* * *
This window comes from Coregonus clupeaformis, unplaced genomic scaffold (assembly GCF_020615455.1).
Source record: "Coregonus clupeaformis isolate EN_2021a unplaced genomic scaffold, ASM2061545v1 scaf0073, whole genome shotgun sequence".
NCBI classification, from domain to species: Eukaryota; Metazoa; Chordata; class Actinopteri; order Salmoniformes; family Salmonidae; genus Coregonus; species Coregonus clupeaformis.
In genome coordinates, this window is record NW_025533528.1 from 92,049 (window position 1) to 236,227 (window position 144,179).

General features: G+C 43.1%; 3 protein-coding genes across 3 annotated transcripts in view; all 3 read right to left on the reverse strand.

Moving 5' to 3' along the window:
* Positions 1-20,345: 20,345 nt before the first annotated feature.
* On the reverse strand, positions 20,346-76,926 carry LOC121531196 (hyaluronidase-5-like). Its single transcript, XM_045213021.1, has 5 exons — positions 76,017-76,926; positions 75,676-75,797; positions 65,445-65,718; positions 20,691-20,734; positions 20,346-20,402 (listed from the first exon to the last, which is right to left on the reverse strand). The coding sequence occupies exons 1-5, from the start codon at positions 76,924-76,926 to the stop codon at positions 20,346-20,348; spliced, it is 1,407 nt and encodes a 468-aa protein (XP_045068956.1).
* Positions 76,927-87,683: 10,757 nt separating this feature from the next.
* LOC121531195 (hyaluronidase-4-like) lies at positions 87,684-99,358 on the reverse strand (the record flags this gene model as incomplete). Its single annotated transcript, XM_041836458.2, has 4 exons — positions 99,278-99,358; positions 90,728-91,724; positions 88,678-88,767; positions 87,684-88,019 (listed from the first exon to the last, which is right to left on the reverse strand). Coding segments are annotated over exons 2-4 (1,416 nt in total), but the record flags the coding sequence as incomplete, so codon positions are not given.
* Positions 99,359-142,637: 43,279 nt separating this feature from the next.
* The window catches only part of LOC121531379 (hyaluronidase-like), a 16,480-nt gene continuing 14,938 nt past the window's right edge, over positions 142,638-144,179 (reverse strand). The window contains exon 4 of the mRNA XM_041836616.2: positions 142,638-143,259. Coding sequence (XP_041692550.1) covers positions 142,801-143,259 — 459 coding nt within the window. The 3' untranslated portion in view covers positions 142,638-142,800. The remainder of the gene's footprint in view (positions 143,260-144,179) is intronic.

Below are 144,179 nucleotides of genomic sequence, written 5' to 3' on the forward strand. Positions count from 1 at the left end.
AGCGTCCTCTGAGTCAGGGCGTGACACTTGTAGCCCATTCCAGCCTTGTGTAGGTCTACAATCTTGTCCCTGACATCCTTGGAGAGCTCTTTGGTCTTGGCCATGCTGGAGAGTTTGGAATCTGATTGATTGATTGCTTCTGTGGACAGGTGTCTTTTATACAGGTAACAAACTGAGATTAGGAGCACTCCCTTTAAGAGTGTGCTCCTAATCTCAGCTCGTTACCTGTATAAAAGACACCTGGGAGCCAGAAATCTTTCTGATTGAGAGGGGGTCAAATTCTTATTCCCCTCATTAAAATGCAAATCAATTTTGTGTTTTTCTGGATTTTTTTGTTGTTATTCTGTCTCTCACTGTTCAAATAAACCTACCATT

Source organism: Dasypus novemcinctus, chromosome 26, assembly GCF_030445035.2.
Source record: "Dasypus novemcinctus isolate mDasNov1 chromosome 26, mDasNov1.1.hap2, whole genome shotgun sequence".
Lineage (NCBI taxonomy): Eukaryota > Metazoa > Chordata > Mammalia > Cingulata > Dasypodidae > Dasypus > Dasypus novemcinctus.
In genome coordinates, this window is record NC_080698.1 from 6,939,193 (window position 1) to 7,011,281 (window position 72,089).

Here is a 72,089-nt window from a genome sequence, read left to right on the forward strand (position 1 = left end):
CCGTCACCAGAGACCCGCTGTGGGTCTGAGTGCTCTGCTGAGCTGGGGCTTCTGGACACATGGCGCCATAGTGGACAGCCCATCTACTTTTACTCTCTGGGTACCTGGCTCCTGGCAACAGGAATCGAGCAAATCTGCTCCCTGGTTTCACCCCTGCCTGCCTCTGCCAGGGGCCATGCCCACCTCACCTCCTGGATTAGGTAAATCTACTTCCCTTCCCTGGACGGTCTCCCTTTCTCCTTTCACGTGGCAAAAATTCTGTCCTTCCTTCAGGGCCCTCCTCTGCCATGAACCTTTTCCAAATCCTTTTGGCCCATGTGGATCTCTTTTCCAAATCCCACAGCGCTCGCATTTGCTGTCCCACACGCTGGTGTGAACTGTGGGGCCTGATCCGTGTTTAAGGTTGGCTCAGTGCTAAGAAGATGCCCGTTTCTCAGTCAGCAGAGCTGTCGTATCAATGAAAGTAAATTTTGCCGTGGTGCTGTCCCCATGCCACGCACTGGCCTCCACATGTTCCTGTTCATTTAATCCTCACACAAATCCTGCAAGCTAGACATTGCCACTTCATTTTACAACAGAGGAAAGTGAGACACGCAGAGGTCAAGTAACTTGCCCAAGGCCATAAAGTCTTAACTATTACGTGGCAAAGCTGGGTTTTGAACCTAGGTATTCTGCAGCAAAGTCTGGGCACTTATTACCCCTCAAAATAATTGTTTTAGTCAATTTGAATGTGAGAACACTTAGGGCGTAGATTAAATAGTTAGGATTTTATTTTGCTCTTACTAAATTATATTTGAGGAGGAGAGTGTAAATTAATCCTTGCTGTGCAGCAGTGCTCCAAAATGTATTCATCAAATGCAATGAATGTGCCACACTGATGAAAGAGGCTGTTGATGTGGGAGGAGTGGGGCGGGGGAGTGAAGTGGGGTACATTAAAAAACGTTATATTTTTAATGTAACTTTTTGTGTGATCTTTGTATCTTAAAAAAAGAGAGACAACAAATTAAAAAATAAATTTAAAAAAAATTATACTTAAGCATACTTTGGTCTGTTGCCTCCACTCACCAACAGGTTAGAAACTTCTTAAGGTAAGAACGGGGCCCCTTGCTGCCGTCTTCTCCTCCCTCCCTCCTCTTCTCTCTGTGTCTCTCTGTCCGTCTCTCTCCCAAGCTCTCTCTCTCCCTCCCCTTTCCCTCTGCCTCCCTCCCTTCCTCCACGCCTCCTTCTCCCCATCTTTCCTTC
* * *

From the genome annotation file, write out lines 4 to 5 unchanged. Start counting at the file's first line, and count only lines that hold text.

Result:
In genome coordinates, this window is record NW_025533528.1 from 92,049 (window position 1) to 236,227 (window position 144,179).

General features: G+C 43.1%; 3 protein-coding genes across 3 annotated transcripts in view; all 3 read right to left on the reverse strand.